3. Aaron said:

    TB’s line, while well-made, is a perfect example of a Veblen good. Instead of demand/supply dynamics dictating price, a high price incites high demand.

    However, in these decidedly more austere times, it will be interesting to see how TB holds up.

    January 7, 2009
  4. Nicola Linza said:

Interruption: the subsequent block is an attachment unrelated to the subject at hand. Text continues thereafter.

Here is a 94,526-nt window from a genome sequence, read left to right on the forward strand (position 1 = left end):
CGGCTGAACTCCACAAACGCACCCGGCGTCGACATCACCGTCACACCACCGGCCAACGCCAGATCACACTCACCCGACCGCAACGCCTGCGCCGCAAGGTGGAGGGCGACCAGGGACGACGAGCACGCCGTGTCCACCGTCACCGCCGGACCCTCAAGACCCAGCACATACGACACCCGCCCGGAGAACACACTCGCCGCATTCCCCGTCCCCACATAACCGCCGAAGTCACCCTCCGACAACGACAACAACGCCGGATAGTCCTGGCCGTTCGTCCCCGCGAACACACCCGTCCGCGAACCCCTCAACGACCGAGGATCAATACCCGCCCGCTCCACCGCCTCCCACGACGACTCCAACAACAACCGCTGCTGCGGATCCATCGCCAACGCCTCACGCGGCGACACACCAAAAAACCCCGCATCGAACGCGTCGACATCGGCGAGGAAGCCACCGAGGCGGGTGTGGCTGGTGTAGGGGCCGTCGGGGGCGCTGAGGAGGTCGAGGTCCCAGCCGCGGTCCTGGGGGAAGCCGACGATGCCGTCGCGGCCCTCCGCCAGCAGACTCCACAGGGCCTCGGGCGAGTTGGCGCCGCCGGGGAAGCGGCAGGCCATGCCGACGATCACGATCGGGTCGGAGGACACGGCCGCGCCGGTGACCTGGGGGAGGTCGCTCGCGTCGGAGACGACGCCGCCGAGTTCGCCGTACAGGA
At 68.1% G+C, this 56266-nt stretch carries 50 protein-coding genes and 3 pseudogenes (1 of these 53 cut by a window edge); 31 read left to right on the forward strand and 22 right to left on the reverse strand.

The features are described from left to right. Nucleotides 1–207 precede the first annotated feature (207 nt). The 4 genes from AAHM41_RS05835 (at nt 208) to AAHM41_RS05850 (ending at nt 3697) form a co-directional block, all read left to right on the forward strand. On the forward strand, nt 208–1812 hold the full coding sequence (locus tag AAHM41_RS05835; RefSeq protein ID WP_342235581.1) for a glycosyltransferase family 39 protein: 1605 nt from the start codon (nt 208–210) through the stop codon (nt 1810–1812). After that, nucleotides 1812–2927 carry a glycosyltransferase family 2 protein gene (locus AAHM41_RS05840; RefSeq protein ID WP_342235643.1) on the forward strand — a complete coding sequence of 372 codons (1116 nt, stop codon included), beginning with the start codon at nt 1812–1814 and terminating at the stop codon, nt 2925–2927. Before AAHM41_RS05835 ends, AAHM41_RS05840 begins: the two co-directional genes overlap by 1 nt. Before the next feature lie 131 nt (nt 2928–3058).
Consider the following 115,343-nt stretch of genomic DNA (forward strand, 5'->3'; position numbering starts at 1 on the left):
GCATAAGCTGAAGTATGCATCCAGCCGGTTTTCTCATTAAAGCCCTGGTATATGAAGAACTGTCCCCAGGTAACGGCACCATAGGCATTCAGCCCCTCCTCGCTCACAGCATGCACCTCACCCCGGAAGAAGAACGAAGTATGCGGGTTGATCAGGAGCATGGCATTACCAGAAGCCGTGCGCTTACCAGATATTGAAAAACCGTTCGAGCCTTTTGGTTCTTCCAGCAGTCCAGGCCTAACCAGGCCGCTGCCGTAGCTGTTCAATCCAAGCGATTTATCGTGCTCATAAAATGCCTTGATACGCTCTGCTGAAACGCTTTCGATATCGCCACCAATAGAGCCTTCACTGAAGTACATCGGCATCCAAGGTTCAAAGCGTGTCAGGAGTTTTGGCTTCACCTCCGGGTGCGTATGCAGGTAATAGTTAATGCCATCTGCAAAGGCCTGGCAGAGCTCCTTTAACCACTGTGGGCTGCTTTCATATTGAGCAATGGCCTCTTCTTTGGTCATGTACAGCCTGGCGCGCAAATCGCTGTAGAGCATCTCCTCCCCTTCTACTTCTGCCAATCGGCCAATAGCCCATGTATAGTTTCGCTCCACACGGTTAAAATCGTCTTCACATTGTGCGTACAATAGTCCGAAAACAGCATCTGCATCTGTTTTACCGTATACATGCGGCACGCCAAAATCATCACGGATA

This is a bit of a sensitive issue. I want to address this properly and completely. You truly are passionate about fashion and I feel have a great personal talent. I believe you understand it wholeheartedly. I want you to think about what is at hand here in terms of menswear as it regards new styling and the Thom Browne fuss, think about it over time. The Thom Browne affair is about movement to a degree; you nailed part of that down with this line, “Some see Browne as a fad, a reaction to the lack of invention in menswear over the past 50 years that has led critics of fashion to rally and chorus that our designers have run out of ideas.” Nonetheless, Browne has opened up new forms; new ways of considering cuts, and frankly open discussion. It has made all of us who are interested re-evaluate our wardrobes. I am not one for most conceptual items but the inherent issue here is the concept of new forms or ways of thinking about menswear. The problem is that menswear must change, but it cannot abruptly change, hence this reaction around the world to Browne. It is too structured a discipline to be radically altered in such a rapid fashion (no pun intended.) I am however interested in new forms. I recall being in a show in Los Angeles in the 1980s that included the great Japanese designers in menswear at the time, Issey Miyake, Yohji Yamomoto, Rei Kawakubo for Commes des Garcons. Those items were stark, architectural clothes that were new, intelligent, and very chic but at the time in a similar manner many first received them with a skeptical eye. The difference with those items was that although radically new – they were very clean and highly wearable – that is the huge difference they could be worn today. The Japanese items were workable and wearable in my view for a man from day one. Thom Browne’s work is so very radical yet to the point of a man risking being pointed at – and that alone may turn some away, but we have to remember many great established classics of today started out this exact way. It is true that much of Thom Browne’s work may not be broadly appropriate (and that is the key here – appropriate) for a number of situations. I do not think his items are meant to be versatile clothes in that way. Nevertheless, many conventional items of today also fall into being highly inappropriate (shorts at funeral being one example.) In certain circles, I think that his items can be worn with great style and panache (it would take a severe level of confidence to pull off.) I say I give any man credit that has the balls to wear Thom Browne and walk down Madison Avenue (that level of confidence deserves respect.) And that is why Browne is therefore a bright point on the menswear map, and remains an enigma to many. The pictures you have posted for this piece are clear representation of the fact that this is really a vast experiment. I personally think some of his creativity may need to be tamed for translation; but that stated do not just reflect on what you see on the runway, understand that the runway shows are at times overall concepts for the press and pubic to consider – not literal translations to be worn on the street. One look at the pictures above proves that fact, a bit too circus yes, but that shock and awe value I am sure is intentional. He is breaking ground on issues of fabrication and cut. The circus atmosphere I believe is meant to entertain new ideas. I see items I could wear from this collection, but most of it is a bit much, even for me. Yet the structures we see may well translate into future forms at which point he will be considered a genius. We have to keep that in mind.